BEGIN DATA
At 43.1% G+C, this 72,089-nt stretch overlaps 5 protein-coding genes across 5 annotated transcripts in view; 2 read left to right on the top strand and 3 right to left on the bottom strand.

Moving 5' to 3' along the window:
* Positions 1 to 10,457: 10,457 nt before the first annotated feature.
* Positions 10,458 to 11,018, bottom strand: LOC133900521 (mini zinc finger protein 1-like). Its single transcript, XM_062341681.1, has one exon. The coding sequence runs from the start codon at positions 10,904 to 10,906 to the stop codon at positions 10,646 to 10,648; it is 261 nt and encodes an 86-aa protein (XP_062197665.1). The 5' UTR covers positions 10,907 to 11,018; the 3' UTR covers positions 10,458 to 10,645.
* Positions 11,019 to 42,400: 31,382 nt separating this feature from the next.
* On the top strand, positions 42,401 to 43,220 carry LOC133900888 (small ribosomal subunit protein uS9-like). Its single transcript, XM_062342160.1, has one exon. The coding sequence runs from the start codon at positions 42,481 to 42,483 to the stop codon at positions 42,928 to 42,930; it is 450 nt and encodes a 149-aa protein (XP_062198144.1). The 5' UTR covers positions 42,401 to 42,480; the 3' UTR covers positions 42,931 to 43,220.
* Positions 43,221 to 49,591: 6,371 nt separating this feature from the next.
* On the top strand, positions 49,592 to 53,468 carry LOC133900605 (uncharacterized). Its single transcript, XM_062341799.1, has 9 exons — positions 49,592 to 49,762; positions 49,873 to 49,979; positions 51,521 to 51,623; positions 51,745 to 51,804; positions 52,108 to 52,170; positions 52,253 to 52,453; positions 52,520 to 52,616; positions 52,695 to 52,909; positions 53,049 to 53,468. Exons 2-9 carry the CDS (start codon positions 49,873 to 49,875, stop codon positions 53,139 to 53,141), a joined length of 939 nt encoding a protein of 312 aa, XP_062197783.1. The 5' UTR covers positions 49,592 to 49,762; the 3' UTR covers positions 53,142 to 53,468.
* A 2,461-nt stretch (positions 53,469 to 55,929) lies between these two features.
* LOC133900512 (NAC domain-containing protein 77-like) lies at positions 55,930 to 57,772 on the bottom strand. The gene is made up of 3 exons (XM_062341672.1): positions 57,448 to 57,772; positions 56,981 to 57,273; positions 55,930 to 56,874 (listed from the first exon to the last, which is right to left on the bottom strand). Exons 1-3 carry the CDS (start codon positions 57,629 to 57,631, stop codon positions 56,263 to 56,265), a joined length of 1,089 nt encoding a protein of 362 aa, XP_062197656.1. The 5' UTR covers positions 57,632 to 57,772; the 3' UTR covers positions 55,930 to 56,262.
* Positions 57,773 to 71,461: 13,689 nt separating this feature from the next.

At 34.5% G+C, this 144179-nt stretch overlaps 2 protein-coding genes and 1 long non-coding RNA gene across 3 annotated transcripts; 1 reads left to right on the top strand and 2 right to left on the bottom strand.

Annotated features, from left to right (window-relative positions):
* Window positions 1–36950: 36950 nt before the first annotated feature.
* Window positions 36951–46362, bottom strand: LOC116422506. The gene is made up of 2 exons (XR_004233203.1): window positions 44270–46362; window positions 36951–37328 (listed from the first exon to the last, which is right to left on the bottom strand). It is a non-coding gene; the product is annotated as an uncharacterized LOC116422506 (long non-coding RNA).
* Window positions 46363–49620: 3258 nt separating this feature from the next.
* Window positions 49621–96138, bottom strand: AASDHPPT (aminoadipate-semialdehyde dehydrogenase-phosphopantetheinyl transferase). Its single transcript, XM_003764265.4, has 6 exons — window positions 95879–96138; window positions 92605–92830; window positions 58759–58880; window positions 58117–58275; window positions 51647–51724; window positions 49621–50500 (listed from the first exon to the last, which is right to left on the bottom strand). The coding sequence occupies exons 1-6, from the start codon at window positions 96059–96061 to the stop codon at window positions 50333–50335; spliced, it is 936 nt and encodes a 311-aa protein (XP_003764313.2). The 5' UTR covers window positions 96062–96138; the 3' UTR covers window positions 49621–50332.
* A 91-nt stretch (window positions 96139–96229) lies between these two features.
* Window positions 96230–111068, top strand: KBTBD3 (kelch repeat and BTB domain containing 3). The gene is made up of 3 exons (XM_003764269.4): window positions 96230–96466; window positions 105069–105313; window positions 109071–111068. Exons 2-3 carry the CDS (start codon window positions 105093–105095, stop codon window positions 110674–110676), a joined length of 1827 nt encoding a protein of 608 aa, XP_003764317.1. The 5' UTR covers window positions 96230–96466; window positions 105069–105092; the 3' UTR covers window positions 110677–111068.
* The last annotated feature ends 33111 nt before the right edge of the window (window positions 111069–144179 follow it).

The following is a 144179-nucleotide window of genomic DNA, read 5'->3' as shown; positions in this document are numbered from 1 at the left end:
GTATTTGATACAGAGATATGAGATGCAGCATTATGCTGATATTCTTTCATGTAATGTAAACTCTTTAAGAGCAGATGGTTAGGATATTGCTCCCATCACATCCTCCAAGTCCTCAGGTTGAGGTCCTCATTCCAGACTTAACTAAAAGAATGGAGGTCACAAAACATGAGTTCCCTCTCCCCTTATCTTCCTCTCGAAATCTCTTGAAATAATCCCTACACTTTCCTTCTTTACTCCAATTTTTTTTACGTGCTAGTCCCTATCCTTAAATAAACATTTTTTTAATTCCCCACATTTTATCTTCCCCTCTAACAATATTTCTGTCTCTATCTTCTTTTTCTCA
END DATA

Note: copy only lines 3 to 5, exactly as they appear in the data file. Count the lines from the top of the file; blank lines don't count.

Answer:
* Positions 1 to 10,457: 10,457 nt before the first annotated feature.
* Positions 10,458 to 11,018, bottom strand: LOC133900521 (mini zinc finger protein 1-like). Its single transcript, XM_062341681.1, has one exon. The coding sequence runs from the start codon at positions 10,904 to 10,906 to the stop codon at positions 10,646 to 10,648; it is 261 nt and encodes an 86-aa protein (XP_062197665.1). The 5' UTR covers positions 10,907 to 11,018; the 3' UTR covers positions 10,458 to 10,645.
* Positions 11,019 to 42,400: 31,382 nt separating this feature from the next.